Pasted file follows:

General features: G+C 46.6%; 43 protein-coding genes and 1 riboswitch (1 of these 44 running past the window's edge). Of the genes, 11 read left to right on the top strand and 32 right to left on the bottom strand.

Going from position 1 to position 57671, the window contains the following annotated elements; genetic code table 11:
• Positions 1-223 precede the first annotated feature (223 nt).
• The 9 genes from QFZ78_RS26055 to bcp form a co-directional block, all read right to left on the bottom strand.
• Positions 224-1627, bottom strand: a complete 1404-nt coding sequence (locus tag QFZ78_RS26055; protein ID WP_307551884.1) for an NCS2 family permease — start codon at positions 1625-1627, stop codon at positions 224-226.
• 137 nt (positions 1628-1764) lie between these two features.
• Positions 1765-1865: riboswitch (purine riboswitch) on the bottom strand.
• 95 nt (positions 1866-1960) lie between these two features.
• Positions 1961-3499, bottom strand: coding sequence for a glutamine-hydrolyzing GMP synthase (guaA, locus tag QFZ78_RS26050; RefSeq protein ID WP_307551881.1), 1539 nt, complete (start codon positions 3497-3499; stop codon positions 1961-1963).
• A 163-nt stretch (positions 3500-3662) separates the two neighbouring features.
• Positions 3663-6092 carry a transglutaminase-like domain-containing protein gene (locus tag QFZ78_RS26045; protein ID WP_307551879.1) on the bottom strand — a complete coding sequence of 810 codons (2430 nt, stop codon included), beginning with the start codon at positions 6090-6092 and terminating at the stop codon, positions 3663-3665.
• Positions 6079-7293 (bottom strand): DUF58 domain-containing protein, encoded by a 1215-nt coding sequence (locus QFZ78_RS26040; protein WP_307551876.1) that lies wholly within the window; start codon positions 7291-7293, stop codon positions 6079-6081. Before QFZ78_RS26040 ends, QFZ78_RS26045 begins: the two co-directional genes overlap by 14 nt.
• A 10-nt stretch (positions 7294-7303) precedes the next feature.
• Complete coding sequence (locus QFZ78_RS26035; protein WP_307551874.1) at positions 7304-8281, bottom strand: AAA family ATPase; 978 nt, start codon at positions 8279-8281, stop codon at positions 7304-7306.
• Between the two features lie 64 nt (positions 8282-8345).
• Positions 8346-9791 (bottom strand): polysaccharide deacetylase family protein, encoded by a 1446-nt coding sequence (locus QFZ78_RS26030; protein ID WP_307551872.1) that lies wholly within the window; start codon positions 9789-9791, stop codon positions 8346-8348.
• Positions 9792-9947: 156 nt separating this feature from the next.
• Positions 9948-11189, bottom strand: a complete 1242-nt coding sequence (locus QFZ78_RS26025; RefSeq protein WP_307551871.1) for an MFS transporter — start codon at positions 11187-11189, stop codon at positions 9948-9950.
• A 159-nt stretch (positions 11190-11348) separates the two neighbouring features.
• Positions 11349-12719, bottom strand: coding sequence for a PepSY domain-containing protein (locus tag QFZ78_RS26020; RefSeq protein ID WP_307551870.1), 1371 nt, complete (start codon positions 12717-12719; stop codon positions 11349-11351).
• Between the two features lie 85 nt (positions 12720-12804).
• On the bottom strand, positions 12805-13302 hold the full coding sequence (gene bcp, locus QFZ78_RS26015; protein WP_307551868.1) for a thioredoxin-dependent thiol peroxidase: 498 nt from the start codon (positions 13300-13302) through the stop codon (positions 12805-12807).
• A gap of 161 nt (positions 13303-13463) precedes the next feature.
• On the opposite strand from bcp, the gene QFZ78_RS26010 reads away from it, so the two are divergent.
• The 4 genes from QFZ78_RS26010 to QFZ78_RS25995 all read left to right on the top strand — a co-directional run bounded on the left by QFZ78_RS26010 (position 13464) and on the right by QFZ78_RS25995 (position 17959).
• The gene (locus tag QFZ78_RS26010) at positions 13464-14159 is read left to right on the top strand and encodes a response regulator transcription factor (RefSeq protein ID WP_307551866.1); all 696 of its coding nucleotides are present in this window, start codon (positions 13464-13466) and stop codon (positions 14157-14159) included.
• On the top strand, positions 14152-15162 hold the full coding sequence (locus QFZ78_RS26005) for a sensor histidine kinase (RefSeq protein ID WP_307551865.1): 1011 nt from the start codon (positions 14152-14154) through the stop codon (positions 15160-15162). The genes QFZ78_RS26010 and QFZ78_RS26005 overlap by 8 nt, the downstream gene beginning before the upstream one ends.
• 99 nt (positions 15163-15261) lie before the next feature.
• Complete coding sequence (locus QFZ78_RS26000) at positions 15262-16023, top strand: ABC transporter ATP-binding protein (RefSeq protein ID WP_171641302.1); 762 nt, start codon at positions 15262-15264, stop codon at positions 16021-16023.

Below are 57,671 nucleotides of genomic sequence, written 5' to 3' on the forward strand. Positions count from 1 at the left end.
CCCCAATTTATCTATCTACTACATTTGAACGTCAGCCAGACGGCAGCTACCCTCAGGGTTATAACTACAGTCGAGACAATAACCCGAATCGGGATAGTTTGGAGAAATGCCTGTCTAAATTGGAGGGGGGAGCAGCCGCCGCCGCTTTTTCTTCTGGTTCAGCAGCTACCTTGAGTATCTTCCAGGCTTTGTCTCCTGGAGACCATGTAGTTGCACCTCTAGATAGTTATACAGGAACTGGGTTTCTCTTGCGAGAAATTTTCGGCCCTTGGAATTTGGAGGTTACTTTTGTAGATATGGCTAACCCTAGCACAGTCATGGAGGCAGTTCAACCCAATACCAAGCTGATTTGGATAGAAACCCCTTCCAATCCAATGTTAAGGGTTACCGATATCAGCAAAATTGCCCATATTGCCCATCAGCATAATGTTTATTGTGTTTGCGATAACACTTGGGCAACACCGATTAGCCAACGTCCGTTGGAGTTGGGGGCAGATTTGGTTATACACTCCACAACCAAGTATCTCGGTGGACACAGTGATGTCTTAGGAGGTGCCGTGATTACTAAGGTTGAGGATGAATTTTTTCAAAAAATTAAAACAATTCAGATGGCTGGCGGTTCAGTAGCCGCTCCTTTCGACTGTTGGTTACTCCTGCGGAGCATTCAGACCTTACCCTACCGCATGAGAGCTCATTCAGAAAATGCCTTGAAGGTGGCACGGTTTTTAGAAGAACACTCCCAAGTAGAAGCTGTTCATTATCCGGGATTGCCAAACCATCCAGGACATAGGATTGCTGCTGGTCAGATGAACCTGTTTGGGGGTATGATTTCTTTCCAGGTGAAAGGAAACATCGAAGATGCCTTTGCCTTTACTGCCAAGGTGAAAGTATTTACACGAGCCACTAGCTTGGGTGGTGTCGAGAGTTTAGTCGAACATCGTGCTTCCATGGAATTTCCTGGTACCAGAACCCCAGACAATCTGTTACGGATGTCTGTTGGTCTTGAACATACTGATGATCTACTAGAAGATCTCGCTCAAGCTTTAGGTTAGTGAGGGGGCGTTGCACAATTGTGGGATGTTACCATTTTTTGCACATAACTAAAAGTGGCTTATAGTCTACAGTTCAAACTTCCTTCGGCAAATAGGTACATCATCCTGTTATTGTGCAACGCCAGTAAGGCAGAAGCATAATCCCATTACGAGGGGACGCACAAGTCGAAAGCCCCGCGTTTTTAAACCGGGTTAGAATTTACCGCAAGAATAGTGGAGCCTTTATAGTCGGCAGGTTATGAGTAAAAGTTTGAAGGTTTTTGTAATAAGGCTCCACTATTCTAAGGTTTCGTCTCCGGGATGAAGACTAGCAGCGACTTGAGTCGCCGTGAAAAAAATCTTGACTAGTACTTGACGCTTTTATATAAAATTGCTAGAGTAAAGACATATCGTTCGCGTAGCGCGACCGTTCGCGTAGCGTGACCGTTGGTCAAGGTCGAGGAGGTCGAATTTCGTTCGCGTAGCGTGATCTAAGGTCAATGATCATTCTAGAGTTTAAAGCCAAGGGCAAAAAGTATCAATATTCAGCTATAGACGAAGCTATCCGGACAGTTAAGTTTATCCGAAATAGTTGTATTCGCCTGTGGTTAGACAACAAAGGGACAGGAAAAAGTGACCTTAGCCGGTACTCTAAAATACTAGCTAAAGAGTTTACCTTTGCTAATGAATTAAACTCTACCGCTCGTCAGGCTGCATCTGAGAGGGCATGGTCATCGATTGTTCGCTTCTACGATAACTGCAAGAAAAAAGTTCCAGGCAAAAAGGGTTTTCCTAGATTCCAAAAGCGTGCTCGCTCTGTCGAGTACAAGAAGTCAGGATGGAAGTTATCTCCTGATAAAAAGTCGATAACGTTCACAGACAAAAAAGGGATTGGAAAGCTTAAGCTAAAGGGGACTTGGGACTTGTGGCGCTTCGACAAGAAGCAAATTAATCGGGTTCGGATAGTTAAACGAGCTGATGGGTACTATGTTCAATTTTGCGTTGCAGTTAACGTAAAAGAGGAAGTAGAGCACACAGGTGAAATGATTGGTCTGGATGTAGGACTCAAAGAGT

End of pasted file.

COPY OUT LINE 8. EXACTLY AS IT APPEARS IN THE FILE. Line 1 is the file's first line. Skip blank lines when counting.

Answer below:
• 95 nt (positions 1866-1960) lie between these two features.